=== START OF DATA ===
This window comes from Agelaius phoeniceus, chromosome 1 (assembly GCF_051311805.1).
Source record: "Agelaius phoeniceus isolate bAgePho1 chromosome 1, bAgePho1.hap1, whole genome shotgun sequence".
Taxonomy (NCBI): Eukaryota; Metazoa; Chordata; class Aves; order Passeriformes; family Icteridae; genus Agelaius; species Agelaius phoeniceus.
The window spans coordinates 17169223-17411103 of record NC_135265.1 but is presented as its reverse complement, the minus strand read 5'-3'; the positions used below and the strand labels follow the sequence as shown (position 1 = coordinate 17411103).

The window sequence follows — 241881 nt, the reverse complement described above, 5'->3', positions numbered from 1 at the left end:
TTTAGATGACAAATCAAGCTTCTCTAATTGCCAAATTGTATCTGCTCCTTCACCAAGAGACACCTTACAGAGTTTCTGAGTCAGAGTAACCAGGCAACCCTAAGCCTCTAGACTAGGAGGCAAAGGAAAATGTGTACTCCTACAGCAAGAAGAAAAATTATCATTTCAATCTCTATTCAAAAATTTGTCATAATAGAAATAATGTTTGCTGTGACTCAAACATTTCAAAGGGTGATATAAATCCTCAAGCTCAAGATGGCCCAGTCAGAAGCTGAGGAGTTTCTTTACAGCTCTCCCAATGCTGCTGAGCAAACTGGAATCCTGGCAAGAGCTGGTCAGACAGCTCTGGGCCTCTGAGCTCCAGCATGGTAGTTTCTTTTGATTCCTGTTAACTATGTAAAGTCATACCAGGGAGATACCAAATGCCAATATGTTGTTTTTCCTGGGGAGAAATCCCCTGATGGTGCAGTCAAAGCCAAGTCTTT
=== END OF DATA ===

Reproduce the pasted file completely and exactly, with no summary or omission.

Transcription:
This window comes from Agelaius phoeniceus, chromosome 1 (assembly GCF_051311805.1).
Source record: "Agelaius phoeniceus isolate bAgePho1 chromosome 1, bAgePho1.hap1, whole genome shotgun sequence".
Taxonomy (NCBI): Eukaryota; Metazoa; Chordata; class Aves; order Passeriformes; family Icteridae; genus Agelaius; species Agelaius phoeniceus.
The window spans coordinates 17169223-17411103 of record NC_135265.1 but is presented as its reverse complement, the minus strand read 5'-3'; the positions used below and the strand labels follow the sequence as shown (position 1 = coordinate 17411103).

The window sequence follows — 241881 nt, the reverse complement described above, 5'->3', positions numbered from 1 at the left end:
TTTAGATGACAAATCAAGCTTCTCTAATTGCCAAATTGTATCTGCTCCTTCACCAAGAGACACCTTACAGAGTTTCTGAGTCAGAGTAACCAGGCAACCCTAAGCCTCTAGACTAGGAGGCAAAGGAAAATGTGTACTCCTACAGCAAGAAGAAAAATTATCATTTCAATCTCTATTCAAAAATTTGTCATAATAGAAATAATGTTTGCTGTGACTCAAACATTTCAAAGGGTGATATAAATCCTCAAGCTCAAGATGGCCCAGTCAGAAGCTGAGGAGTTTCTTTACAGCTCTCCCAATGCTGCTGAGCAAACTGGAATCCTGGCAAGAGCTGGTCAGACAGCTCTGGGCCTCTGAGCTCCAGCATGGTAGTTTCTTTTGATTCCTGTTAACTATGTAAAGTCATACCAGGGAGATACCAAATGCCAATATGTTGTTTTTCCTGGGGAGAAATCCCCTGATGGTGCAGTCAAAGCCAAGTCTTT